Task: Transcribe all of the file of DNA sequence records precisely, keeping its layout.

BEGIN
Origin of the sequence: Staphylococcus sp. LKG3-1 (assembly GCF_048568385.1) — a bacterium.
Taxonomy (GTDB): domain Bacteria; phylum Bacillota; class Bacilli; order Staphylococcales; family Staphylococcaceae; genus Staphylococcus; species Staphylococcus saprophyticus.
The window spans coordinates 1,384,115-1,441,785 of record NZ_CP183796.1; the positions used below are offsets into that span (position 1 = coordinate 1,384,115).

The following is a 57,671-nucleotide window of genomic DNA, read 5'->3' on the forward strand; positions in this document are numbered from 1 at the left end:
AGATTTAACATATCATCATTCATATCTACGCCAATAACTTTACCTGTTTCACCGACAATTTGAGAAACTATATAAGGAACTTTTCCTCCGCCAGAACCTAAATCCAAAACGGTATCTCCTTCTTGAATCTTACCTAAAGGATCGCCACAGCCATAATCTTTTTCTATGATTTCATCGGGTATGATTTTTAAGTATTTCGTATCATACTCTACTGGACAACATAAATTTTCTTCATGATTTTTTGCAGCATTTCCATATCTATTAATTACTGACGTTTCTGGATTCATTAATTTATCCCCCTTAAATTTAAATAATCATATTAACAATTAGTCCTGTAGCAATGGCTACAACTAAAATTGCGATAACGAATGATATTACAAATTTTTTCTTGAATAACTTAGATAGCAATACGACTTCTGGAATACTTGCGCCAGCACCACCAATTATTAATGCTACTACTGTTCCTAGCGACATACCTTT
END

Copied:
Origin of the sequence: Staphylococcus sp. LKG3-1 (assembly GCF_048568385.1) — a bacterium.
Taxonomy (GTDB): domain Bacteria; phylum Bacillota; class Bacilli; order Staphylococcales; family Staphylococcaceae; genus Staphylococcus; species Staphylococcus saprophyticus.
The window spans coordinates 1,384,115-1,441,785 of record NZ_CP183796.1; the positions used below are offsets into that span (position 1 = coordinate 1,384,115).

The following is a 57,671-nucleotide window of genomic DNA, read 5'->3' on the forward strand; positions in this document are numbered from 1 at the left end:
AGATTTAACATATCATCATTCATATCTACGCCAATAACTTTACCTGTTTCACCGACAATTTGAGAAACTATATAAGGAACTTTTCCTCCGCCAGAACCTAAATCCAAAACGGTATCTCCTTCTTGAATCTTACCTAAAGGATCGCCACAGCCATAATCTTTTTCTATGATTTCATCGGGTATGATTTTTAAGTATTTCGTATCATACTCTACTGGACAACATAAATTTTCTTCATGATTTTTTGCAGCATTTCCATATCTATTAATTACTGACGTTTCTGGATTCATTAATTTATCCCCCTTAAATTTAAATAATCATATTAACAATTAGTCCTGTAGCAATGGCTACAACTAAAATTGCGATAACGAATGATATTACAAATTTTTTCTTGAATAACTTAGATAGCAATACGACTTCTGGAATACTTGCGCCAGCACCACCAATTATTAATGCTACTACTGTTCCTAGCGACATACCTTT